Home > Decoration Encyclopedia > Tour the 10 Homes That Changed America

Tour the 10 Homes That Changed America

by Rick Anderson

In its 10 Homes That Changed America , the first in a three-part series, PBS discusses the many ways in which America has been shaped by its iconic and important residential architecture. According to series host Geoffrey Baer, narrowing the millions of examples across America down to ten was a challenge. Other episodes explore ten towns and parks that have impacted the way Americans live and enjoy the great outdoors. The series is available on iTunes and shoppbrg . Here, AD tours the ten homes that have not only passed the test of time but also paved the way for those that followed.

Taos Pueblo, New Mexico (circa 15th century)

The pueblos of New Mexico’s Taos Indians are more than a thousand years old. Although no one lives in them anymore, they are considered by many to have been America's first eco-friendly homes. These mud-brick structures stayed cool during the heat of the day and radiated warmth during the cool nights.

Monticello, Virginia (1772)

Thomas Jefferson called his home an “essay in architecture.” And with good reason: From its perfect proportions to its unique design, the Charlottesville, Virginia, home helped to popularize Palladian style in America. Jefferson had similar buildings constructed decades later at the nearby University of Virginia, which he founded.

Lyndhurst, New York (1842)

This Gothic Revival castle, nestled in a parklike setting above the Hudson River, was home to former Gotham mayor William Paulding (1770-1854). It was designed by A.J. Davis, a popular architect of the day, and became the standard that post-industrial America’s grand estates were judged against.

Mid-19th Century Tenement, New York City

As immigration to the United States exploded during the mid-19th century and the Lower East Side of Manhattan overflowed with residents, many newcomers found a place to begin their American Dream in notorious tenements. The cramped and horrid living conditions eventually gave birth to housing regulations that, to this day, continue to guarantee basic necessities in American housing such as plumbing and lighting.

The Gamble House, Pasadena, California (1908)

Built in 1908 by brothers Charles Sumner Greene and Henry Mather Greene, the Gamble House has been labeled the quintessential American Craftsman home. This bungalow, designed for David and Mary Gamble, of multinational company Procter & Gamble fame, is a masterpiece of Arts and Crafts, a movement popular from 1880 to 1910. The Gamble House’s style hints at traditional Japanese aesthetics and exudes a spaciousness made possible by the abundance of land and a hospitable climate.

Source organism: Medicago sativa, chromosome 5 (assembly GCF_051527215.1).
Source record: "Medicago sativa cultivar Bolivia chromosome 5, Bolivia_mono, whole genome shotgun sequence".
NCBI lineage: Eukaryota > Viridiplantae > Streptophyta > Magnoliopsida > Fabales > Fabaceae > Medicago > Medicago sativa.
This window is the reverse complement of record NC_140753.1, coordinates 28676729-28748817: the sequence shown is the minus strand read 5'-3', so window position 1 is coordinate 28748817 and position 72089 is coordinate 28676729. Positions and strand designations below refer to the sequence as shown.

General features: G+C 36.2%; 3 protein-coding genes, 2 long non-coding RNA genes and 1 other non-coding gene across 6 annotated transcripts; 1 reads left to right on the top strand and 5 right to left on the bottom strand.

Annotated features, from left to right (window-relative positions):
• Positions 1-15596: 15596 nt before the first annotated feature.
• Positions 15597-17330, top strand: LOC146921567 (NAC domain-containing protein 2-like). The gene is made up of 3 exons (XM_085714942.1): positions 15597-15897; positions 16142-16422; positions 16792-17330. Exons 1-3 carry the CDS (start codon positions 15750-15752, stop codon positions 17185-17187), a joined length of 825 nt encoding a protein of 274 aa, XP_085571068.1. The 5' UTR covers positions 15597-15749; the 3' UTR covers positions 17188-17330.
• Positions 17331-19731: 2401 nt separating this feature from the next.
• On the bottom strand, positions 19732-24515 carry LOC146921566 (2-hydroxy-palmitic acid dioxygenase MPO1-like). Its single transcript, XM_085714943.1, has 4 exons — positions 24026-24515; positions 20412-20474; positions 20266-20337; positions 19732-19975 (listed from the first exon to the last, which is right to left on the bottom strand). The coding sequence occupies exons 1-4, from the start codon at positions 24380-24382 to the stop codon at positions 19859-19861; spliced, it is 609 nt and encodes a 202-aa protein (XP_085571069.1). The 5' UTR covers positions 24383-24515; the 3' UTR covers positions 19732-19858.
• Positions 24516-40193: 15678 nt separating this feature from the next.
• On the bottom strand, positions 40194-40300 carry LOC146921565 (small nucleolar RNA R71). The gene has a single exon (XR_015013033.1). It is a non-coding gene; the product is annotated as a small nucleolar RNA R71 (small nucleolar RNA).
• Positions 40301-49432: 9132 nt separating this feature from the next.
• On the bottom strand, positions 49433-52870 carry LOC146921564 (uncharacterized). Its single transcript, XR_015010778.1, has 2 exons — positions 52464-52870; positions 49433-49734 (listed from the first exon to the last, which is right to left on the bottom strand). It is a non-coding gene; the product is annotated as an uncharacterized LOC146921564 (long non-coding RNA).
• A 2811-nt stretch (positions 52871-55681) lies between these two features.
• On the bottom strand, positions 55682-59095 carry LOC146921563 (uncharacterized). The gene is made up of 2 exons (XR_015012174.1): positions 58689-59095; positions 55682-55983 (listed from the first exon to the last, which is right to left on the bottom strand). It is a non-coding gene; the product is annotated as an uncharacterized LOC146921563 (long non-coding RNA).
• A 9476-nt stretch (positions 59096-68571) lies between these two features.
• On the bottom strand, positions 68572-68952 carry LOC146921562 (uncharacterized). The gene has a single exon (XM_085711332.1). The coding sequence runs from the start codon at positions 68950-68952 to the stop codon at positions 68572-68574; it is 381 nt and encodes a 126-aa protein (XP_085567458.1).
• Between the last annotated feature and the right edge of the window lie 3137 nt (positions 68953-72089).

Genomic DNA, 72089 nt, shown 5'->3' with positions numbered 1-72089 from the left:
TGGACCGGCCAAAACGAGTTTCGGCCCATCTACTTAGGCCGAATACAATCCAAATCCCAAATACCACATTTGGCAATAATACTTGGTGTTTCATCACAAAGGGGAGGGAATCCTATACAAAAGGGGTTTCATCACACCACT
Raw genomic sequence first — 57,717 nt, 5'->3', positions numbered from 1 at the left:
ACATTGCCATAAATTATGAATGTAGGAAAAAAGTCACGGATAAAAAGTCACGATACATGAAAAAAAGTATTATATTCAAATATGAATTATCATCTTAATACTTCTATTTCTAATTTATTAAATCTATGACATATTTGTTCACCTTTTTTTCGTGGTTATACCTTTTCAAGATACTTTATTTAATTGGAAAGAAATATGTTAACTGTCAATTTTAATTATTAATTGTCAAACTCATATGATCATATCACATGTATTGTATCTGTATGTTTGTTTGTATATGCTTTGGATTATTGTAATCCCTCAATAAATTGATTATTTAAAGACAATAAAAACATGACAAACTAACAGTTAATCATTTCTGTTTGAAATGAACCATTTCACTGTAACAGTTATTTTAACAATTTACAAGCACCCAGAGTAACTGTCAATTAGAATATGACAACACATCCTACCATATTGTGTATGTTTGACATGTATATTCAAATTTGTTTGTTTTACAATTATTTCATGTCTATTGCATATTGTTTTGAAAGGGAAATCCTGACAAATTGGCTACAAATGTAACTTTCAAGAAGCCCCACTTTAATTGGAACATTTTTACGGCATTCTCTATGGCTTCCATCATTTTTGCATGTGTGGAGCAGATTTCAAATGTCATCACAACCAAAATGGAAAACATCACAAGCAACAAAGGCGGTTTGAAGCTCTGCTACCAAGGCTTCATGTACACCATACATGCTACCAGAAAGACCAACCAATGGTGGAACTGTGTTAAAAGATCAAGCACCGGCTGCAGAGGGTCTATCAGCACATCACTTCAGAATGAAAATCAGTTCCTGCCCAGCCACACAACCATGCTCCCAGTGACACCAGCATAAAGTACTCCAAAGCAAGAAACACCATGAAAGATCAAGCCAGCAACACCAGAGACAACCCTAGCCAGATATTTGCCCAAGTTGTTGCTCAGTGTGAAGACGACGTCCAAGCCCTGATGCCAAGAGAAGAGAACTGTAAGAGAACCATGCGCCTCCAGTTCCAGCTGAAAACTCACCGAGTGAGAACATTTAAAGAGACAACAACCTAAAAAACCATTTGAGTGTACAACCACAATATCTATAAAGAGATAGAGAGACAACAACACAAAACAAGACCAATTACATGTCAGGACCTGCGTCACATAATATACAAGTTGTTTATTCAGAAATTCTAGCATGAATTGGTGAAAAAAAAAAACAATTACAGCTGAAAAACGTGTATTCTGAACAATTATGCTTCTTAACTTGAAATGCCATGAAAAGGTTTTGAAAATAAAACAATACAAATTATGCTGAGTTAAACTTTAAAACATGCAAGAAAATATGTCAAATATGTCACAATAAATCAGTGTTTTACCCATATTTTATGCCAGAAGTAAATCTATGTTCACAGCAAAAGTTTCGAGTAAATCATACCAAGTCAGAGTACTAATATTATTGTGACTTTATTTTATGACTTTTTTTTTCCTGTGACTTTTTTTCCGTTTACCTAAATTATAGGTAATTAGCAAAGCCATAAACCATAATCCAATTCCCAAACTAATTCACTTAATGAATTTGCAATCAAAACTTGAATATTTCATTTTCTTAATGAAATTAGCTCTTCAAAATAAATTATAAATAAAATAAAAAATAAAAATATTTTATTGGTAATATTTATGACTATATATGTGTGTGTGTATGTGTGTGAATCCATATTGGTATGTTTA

Langston Terrace Dwellings, Washington D.C. (1938)

Langston Terrace, the nation’s second federally funded public housing project, was completed in 1938. The dwellings were designed by African-American architect Hilyard Robinson, who believed architecture could transform lives. By integrating courtyards, green spaces, and playgrounds into his design, Robinson mimicked the European model of urban planning, encouraging a sense of community.

Fallingwater, Mill Run, Pennsylvania (1937)

Fallingwater is among the most revered buildings in the world. The masterwork of architect Frank Lloyd Wright , the structure is cantilevered, in part, over a waterfall. Constructed with stone walls in the woods of Mill Run, the house is low to the ground, appearing almost organic as it blends with its surroundings.

Eames House, Pacific Palisades, California (1949)

As part of a challenge to come up with an affordable home that could be easily replicated, husband-and-wife furniture designers Charles and Ray Eames created this residence in the Westside of Los Angeles. The house—which used prefabricated materials ordered from catalogues—has become an icon of modern architecture.

Marina City, Chicago, Illinois (1962)

In the 1960s, during a time when people were fleeing the city for open suburban landscapes, architect Bertrand Goldberg’s Marina City was calling them back. Built as mixed-use structures, the skyscrapers take up an entire block in downtown Chicago. In describing the remarkable design of the buildings, show host Geoffrey Baer says Marina City “had everything—parking, restaurants, offices, a movie theater, and more.” The two mixed-use towers were instrumental in the revitalization of our nation’s urban architecture.

Glidehouse, Novato, California (2004)

At the turn of 21st century, energy-efficient and sustainable prefab homes came in to high demand. As a spark to the movement, Glidehouse, a 2004 design by architect Michelle Kaufmann, gave rise to factory-produced, modern, elegant, and eco-friendly houses that can now be seen across America.

Leave a Comment